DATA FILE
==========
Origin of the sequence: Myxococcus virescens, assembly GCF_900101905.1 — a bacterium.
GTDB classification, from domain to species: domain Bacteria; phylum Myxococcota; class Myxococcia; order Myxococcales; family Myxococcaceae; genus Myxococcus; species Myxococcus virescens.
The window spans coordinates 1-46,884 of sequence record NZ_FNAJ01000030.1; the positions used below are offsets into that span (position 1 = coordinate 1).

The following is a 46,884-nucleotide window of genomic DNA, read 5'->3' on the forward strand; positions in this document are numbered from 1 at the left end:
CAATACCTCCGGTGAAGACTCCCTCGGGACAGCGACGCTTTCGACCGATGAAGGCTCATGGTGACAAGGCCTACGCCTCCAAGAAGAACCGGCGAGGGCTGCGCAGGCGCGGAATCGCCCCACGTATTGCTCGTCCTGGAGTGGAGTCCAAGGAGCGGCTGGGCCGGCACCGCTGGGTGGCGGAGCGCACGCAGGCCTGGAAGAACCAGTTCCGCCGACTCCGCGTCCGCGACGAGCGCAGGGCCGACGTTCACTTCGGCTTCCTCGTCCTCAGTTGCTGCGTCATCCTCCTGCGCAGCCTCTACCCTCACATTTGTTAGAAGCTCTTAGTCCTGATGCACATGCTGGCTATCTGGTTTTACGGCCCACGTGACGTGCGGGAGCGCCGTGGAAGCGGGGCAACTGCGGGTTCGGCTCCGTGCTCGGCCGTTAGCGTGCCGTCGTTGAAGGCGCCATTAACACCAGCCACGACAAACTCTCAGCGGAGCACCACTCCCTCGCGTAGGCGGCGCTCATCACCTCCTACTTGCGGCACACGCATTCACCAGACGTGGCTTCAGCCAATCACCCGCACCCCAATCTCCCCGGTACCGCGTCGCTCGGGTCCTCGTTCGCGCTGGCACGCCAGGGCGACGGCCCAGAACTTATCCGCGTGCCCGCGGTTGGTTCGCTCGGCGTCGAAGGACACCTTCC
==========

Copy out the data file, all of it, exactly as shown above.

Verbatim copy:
Origin of the sequence: Myxococcus virescens, assembly GCF_900101905.1 — a bacterium.
GTDB classification, from domain to species: domain Bacteria; phylum Myxococcota; class Myxococcia; order Myxococcales; family Myxococcaceae; genus Myxococcus; species Myxococcus virescens.
The window spans coordinates 1-46,884 of sequence record NZ_FNAJ01000030.1; the positions used below are offsets into that span (position 1 = coordinate 1).

The following is a 46,884-nucleotide window of genomic DNA, read 5'->3' on the forward strand; positions in this document are numbered from 1 at the left end:
CAATACCTCCGGTGAAGACTCCCTCGGGACAGCGACGCTTTCGACCGATGAAGGCTCATGGTGACAAGGCCTACGCCTCCAAGAAGAACCGGCGAGGGCTGCGCAGGCGCGGAATCGCCCCACGTATTGCTCGTCCTGGAGTGGAGTCCAAGGAGCGGCTGGGCCGGCACCGCTGGGTGGCGGAGCGCACGCAGGCCTGGAAGAACCAGTTCCGCCGACTCCGCGTCCGCGACGAGCGCAGGGCCGACGTTCACTTCGGCTTCCTCGTCCTCAGTTGCTGCGTCATCCTCCTGCGCAGCCTCTACCCTCACATTTGTTAGAAGCTCTTAGTCCTGATGCACATGCTGGCTATCTGGTTTTACGGCCCACGTGACGTGCGGGAGCGCCGTGGAAGCGGGGCAACTGCGGGTTCGGCTCCGTGCTCGGCCGTTAGCGTGCCGTCGTTGAAGGCGCCATTAACACCAGCCACGACAAACTCTCAGCGGAGCACCACTCCCTCGCGTAGGCGGCGCTCATCACCTCCTACTTGCGGCACACGCATTCACCAGACGTGGCTTCAGCCAATCACCCGCACCCCAATCTCCCCGGTACCGCGTCGCTCGGGTCCTCGTTCGCGCTGGCACGCCAGGGCGACGGCCCAGAACTTATCCGCGTGCCCGCGGTTGGTTCGCTCGGCGTCGAAGGACACCTTCC